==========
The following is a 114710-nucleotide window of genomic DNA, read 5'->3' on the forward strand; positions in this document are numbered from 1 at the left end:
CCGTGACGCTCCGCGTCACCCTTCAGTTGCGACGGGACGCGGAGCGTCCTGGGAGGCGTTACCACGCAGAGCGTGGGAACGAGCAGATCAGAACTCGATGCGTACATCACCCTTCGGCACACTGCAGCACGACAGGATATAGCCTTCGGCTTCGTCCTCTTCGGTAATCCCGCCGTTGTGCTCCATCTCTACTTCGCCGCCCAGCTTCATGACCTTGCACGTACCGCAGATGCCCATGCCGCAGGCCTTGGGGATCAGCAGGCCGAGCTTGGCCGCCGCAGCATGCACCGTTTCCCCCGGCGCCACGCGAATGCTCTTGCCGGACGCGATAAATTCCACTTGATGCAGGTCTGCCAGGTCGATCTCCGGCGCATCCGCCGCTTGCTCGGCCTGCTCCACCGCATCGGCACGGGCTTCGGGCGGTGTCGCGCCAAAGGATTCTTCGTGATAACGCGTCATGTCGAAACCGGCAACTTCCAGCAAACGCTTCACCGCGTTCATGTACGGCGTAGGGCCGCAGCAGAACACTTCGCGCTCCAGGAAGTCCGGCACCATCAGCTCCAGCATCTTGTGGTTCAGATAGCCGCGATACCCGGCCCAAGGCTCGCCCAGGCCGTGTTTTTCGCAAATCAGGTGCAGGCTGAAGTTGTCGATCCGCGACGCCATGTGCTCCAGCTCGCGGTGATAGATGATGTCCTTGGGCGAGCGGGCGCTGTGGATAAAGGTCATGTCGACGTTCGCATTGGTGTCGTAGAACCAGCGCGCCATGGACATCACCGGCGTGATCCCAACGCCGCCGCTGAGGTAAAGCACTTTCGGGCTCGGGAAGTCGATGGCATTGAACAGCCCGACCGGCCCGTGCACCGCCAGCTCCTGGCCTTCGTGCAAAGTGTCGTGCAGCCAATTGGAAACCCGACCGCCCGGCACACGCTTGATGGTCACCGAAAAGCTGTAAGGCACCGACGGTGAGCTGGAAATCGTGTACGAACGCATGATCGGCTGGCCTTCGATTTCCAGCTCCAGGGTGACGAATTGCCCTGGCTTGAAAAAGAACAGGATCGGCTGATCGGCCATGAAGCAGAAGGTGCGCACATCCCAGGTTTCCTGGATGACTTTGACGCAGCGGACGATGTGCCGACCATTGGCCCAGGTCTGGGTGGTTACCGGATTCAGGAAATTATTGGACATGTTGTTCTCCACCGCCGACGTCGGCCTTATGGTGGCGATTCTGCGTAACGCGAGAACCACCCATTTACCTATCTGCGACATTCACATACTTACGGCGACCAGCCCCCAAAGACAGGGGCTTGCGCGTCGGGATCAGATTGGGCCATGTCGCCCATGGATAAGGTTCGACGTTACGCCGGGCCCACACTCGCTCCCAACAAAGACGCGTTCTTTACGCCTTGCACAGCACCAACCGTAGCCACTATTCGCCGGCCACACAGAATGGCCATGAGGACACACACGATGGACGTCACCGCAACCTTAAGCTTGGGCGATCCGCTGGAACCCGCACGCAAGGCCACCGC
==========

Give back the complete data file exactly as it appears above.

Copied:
The following is a 114710-nucleotide window of genomic DNA, read 5'->3' on the forward strand; positions in this document are numbered from 1 at the left end:
CCGTGACGCTCCGCGTCACCCTTCAGTTGCGACGGGACGCGGAGCGTCCTGGGAGGCGTTACCACGCAGAGCGTGGGAACGAGCAGATCAGAACTCGATGCGTACATCACCCTTCGGCACACTGCAGCACGACAGGATATAGCCTTCGGCTTCGTCCTCTTCGGTAATCCCGCCGTTGTGCTCCATCTCTACTTCGCCGCCCAGCTTCATGACCTTGCACGTACCGCAGATGCCCATGCCGCAGGCCTTGGGGATCAGCAGGCCGAGCTTGGCCGCCGCAGCATGCACCGTTTCCCCCGGCGCCACGCGAATGCTCTTGCCGGACGCGATAAATTCCACTTGATGCAGGTCTGCCAGGTCGATCTCCGGCGCATCCGCCGCTTGCTCGGCCTGCTCCACCGCATCGGCACGGGCTTCGGGCGGTGTCGCGCCAAAGGATTCTTCGTGATAACGCGTCATGTCGAAACCGGCAACTTCCAGCAAACGCTTCACCGCGTTCATGTACGGCGTAGGGCCGCAGCAGAACACTTCGCGCTCCAGGAAGTCCGGCACCATCAGCTCCAGCATCTTGTGGTTCAGATAGCCGCGATACCCGGCCCAAGGCTCGCCCAGGCCGTGTTTTTCGCAAATCAGGTGCAGGCTGAAGTTGTCGATCCGCGACGCCATGTGCTCCAGCTCGCGGTGATAGATGATGTCCTTGGGCGAGCGGGCGCTGTGGATAAAGGTCATGTCGACGTTCGCATTGGTGTCGTAGAACCAGCGCGCCATGGACATCACCGGCGTGATCCCAACGCCGCCGCTGAGGTAAAGCACTTTCGGGCTCGGGAAGTCGATGGCATTGAACAGCCCGACCGGCCCGTGCACCGCCAGCTCCTGGCCTTCGTGCAAAGTGTCGTGCAGCCAATTGGAAACCCGACCGCCCGGCACACGCTTGATGGTCACCGAAAAGCTGTAAGGCACCGACGGTGAGCTGGAAATCGTGTACGAACGCATGATCGGCTGGCCTTCGATTTCCAGCTCCAGGGTGACGAATTGCCCTGGCTTGAAAAAGAACAGGATCGGCTGATCGGCCATGAAGCAGAAGGTGCGCACATCCCAGGTTTCCTGGATGACTTTGACGCAGCGGACGATGTGCCGACCATTGGCCCAGGTCTGGGTGGTTACCGGATTCAGGAAATTATTGGACATGTTGTTCTCCACCGCCGACGTCGGCCTTATGGTGGCGATTCTGCGTAACGCGAGAACCACCCATTTACCTATCTGCGACATTCACATACTTACGGCGACCAGCCCCCAAAGACAGGGGCTTGCGCGTCGGGATCAGATTGGGCCATGTCGCCCATGGATAAGGTTCGACGTTACGCCGGGCCCACACTCGCTCCCAACAAAGACGCGTTCTTTACGCCTTGCACAGCACCAACCGTAGCCACTATTCGCCGGCCACACAGAATGGCCATGAGGACACACACGATGGACGTCACCGCAACCTTAAGCTTGGGCGATCCGCTGGAACCCGCACGCAAGGCCACCGC